Contents

EnglishEdit

EtymologyEdit

soul +‎ searching; the noun is derived from the adjective.

PronunciationEdit

AdjectiveEdit

soul-searching (comparative more soul-searching, superlative most soul-searching)

  1. Involving probing introspection, or a critical consideration of one's conscience, especially motives and values.
    • 1794, Henry Fielding, “Mr. Henry Fielding”, in The Mock Doctor; or, The Dumb Lady Cured. A Ballad Farce, in Two Acts, Written by Mr. Henry Fielding. As Performed at the Theatres-Royal, Covent-Garden and Hay-Market, London: Printed by J[ohn] Jarvis, for J[ohn] Parsons, nº 21, Paternoster-Row, OCLC 928190269, page ix:
      Fortune had showered upon him gifts unlooked for; had enabled him, had he been blessed with prudence, to keep the path where he could have been free from ostentatious obligation, on the one hand, and soul searching mortification on the other: but, like an improvident spendthrift, he had lavished away in the fever of indiscretion, the gifts she had bestowed with so liberal a hand; []
    • 1831, Anne [Newport] Royall, “Camden”, in Mrs. Royall's Southern Tour, or Second Series of the Black Book. [...] In Three or More Volumes, volume II, Washington: [s.n.], OCLC 6193851, pages 44–45:
      His face is fair, rather oval, his eye dark, soft and bashful, glows with a soul-searching kindness; []
    • 1853, Thomas Shepard; John A[dams] Albro, “Life of Thomas Shepard. [Chapter XII.]”, in The Works of Thomas Shepard, First Pastor of the First Church, Cambridge, Mass. with a Memoir of His Life and Character [by John A. Albro], volume I, Boston, Mass.: Doctrinal Tract and Book Society, OCLC 918036422, page clxxx:
      He [Thomas Shepard] was a soul-searching minister of the gospel. By his death, not only the church and people of Cambridge, but also all New England, sustained a very great loss.
    • 1885, Canon Spence [Henry Donald Maurice Spence-Jones], The Teaching of the Twelve Apostles: A Translation with Notes; and Excursus (I. to IX.) Illustrative of the “Teaching”; and the Greek Text, London: James Nisbet, OCLC 703820570, page 66:
      Very simple but very soul-searching was the preparation, but very peremptory was the command to all never to neglect to share in the divinely-instituted sacrament.
    • 1988 May, Morris N. Eagle, “Is Psychoanalysis a Fraudulent Doctrine?”, in Contemporary Psychology: APA Review of Books, volume 33, number 5, DOI:10.1037/025687, abstract, page 404:
      Whatever one thinks of [Frederick Campbell] Crews's indictment, the issues he raises represent important challenges to psychoanalysis and should encourage serious, even soulsearching, thought on the part of psychoanalytic adherents.
    • 2008, Mindy Caliguire, “Experience Four: Responding to Grace”, in Soul Searching, Downers Grove, Ill.: InterVarsity Press, ISBN 978-0-8308-3521-8, page 99:
      We should pause, even for a moment, to do a soul-searching exercise before participating in Communion.
    • 2016 January, Cecilia Sayad, “A Matter of (Informed) Taste”, in Film Criticism, volume 40, number 1, DOI:10.3998/fc.13761232.0040.129:
      The rate of soul-searching articles multiplied after a number of well-established figures lost their jobs in this century's first decade.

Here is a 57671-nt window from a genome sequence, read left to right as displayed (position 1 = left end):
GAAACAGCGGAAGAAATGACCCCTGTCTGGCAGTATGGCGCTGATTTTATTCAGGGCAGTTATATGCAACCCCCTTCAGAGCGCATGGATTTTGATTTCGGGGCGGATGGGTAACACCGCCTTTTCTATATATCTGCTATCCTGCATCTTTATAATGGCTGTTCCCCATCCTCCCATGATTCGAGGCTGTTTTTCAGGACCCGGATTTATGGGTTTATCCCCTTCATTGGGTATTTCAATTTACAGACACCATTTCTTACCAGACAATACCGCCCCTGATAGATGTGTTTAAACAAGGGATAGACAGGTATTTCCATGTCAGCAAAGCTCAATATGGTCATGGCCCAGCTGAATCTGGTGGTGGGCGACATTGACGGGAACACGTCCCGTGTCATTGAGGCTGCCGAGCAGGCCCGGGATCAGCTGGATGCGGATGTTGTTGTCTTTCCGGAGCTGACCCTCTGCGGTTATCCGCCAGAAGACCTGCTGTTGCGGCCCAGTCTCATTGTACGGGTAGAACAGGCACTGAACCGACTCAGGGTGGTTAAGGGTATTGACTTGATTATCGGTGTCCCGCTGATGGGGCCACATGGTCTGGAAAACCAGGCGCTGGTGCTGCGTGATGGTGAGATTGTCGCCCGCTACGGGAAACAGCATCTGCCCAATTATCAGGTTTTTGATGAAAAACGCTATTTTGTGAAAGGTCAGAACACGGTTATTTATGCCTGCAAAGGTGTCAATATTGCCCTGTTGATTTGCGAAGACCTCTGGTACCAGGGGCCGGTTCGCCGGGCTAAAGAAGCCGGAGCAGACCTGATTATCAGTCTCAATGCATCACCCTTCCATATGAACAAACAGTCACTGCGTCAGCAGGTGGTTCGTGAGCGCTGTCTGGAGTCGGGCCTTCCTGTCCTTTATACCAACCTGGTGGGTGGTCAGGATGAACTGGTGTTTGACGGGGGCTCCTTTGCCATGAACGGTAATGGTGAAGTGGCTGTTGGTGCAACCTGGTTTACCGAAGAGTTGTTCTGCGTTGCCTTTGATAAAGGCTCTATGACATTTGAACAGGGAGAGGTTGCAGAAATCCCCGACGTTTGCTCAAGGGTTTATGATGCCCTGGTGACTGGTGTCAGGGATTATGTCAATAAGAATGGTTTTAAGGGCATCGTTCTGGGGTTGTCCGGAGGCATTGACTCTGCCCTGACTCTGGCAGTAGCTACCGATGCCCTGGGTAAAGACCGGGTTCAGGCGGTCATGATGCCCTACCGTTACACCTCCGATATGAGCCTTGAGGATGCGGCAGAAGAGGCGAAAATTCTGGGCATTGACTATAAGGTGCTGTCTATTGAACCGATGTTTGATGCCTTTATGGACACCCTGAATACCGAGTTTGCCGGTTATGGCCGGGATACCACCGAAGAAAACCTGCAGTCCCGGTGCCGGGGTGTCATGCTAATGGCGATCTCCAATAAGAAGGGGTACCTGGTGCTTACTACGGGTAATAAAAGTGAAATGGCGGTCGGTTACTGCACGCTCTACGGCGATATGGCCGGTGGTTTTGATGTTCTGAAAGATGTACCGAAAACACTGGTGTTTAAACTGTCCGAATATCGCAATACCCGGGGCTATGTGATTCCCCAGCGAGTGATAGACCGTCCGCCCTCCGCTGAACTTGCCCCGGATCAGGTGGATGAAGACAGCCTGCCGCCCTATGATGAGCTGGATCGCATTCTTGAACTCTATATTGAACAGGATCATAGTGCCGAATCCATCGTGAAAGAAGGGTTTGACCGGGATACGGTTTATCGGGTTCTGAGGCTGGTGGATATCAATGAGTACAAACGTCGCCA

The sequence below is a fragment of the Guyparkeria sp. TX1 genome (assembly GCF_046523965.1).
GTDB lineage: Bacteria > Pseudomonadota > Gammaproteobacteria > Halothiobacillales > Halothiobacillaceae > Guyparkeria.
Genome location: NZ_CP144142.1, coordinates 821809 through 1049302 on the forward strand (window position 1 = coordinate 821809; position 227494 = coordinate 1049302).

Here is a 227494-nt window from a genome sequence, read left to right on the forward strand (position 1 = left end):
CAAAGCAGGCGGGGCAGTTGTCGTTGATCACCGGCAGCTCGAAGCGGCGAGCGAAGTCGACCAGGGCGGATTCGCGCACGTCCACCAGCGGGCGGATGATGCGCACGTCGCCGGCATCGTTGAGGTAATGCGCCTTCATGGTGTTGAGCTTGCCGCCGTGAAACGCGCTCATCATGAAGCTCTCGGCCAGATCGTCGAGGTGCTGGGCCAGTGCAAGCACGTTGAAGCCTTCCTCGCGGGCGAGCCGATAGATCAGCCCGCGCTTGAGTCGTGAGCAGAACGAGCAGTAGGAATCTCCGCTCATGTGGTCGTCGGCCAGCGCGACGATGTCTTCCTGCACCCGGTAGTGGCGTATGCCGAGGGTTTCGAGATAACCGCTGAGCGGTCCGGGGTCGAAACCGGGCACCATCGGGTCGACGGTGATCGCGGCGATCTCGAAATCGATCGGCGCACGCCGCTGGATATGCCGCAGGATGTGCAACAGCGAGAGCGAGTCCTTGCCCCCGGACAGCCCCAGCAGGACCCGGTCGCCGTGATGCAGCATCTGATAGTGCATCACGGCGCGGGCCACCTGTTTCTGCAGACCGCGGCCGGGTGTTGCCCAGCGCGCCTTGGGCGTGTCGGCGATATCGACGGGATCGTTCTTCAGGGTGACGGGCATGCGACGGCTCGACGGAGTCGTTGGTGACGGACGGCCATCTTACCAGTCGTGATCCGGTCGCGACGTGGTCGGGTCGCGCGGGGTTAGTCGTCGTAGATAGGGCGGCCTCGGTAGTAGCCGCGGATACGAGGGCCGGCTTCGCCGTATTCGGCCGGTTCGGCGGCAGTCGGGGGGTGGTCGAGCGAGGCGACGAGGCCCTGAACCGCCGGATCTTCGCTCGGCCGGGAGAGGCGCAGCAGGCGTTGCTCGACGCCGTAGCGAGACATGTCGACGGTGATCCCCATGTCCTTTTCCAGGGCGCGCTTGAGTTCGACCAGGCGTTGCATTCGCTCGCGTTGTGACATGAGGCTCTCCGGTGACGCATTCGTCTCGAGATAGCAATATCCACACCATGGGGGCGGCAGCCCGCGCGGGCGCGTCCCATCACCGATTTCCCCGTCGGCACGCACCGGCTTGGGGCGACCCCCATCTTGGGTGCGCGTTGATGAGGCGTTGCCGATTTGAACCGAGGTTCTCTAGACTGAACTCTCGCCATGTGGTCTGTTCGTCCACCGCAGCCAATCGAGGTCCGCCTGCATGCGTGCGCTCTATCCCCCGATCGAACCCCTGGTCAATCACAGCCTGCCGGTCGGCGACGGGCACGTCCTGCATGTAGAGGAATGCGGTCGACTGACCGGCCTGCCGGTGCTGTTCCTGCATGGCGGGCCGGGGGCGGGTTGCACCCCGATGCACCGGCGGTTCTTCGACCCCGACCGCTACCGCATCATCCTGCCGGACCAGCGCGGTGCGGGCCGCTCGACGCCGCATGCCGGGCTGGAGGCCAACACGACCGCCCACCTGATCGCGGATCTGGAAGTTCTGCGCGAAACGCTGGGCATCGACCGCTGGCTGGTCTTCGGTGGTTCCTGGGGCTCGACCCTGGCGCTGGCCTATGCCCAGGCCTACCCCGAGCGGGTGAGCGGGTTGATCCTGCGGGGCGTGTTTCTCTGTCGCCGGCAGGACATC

NounEdit

soul-searching (countable and uncountable, plural soul-searchings)

  1. Probing introspection; a critical consideration of one's conscience; also, an instance of such consideration.
    After much soul-searching I decided to confess.
    You’d better do some serious soul-searching before you decide to leave her.
    • 1974 September 8, Jerald F[ranklin] terHorst, letter of resignation as White House Press Secretary[1], quoted in Jerald F. terHorst, Gerald Ford and the Future of the Presidency, New York, N.Y.: Third Press, 1974, ISBN 978-0-89388-191-7, page 236:
      So it is with great regret, after long soul-searching, that I must inform you that I cannot in good conscience support your decision to pardon former President [Richard] Nixon even before he has been charged with the commission of any crime.
    • 1992, H[enry] W[illiam] Brands, “The Bottom Line: 1927–1934”, in Bound to Empire: The United States and the Philippines, New York, N.Y.: Oxford University Press, ISBN 978-0-19-987932-8, page 144:
      To the militarists foreign conquest offered a solution to several problems at once: how to expand markets for Japanese products, how to guarantee sources of raw materials, how to restore national self-confidence at a moment of soulsearching, and how to consolidate political power at home.
    • 2010 December 29, Chris Whyatt, “Chelsea 1 – 0 Bolton”, in BBC Sport[2], archived from the original on 6 March 2016:
      Much soul-searching is going on at the west London club who, just seven weeks ago, were five points clear at the top of the table and playing with the verve with which they won the title last season.
    • 2016 October 24, Owen Gibson, “Is the unthinkable happening – are people finally switching the football off?”, in The Guardian[3], London, archived from the original on 10 January 2017:
      And yet, arresting figures suggesting a decline in early season ratings have prompted an outbreak of soul‑searching at those broadcasters and head‑scratching among analysts.

Alternative formsEdit